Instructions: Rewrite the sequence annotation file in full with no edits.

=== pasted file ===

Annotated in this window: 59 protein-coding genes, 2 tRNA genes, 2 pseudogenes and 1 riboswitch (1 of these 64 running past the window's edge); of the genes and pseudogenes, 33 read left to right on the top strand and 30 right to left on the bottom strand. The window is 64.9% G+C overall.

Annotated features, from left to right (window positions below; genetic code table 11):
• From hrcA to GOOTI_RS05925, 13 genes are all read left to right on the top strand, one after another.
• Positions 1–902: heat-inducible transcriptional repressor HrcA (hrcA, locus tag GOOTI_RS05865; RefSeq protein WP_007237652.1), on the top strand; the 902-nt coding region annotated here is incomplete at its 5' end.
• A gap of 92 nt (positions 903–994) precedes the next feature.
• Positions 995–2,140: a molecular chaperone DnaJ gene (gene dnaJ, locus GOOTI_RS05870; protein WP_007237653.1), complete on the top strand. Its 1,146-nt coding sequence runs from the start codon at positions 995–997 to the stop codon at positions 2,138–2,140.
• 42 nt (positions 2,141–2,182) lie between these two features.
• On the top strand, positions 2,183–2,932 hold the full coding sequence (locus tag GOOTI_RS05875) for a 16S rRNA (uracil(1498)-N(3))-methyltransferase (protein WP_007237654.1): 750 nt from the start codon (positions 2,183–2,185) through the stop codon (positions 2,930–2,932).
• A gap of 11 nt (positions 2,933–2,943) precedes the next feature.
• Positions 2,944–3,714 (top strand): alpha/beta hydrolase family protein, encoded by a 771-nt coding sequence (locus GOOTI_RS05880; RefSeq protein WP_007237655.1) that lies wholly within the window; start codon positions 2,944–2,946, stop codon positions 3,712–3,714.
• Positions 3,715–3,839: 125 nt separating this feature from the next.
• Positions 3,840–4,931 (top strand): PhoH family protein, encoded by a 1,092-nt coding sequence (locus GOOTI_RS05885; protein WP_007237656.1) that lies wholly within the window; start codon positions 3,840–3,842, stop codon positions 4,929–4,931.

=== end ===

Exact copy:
Annotated in this window: 59 protein-coding genes, 2 tRNA genes, 2 pseudogenes and 1 riboswitch (1 of these 64 running past the window's edge); of the genes and pseudogenes, 33 read left to right on the top strand and 30 right to left on the bottom strand. The window is 64.9% G+C overall.

Annotated features, from left to right (window positions below; genetic code table 11):
• From hrcA to GOOTI_RS05925, 13 genes are all read left to right on the top strand, one after another.
• Positions 1–902: heat-inducible transcriptional repressor HrcA (hrcA, locus tag GOOTI_RS05865; RefSeq protein WP_007237652.1), on the top strand; the 902-nt coding region annotated here is incomplete at its 5' end.
• A gap of 92 nt (positions 903–994) precedes the next feature.
• Positions 995–2,140: a molecular chaperone DnaJ gene (gene dnaJ, locus GOOTI_RS05870; protein WP_007237653.1), complete on the top strand. Its 1,146-nt coding sequence runs from the start codon at positions 995–997 to the stop codon at positions 2,138–2,140.
• 42 nt (positions 2,141–2,182) lie between these two features.
• On the top strand, positions 2,183–2,932 hold the full coding sequence (locus tag GOOTI_RS05875) for a 16S rRNA (uracil(1498)-N(3))-methyltransferase (protein WP_007237654.1): 750 nt from the start codon (positions 2,183–2,185) through the stop codon (positions 2,930–2,932).
• A gap of 11 nt (positions 2,933–2,943) precedes the next feature.
• Positions 2,944–3,714 (top strand): alpha/beta hydrolase family protein, encoded by a 771-nt coding sequence (locus GOOTI_RS05880; RefSeq protein WP_007237655.1) that lies wholly within the window; start codon positions 2,944–2,946, stop codon positions 3,712–3,714.
• Positions 3,715–3,839: 125 nt separating this feature from the next.
• Positions 3,840–4,931 (top strand): PhoH family protein, encoded by a 1,092-nt coding sequence (locus GOOTI_RS05885; protein WP_007237656.1) that lies wholly within the window; start codon positions 3,840–3,842, stop codon positions 4,929–4,931.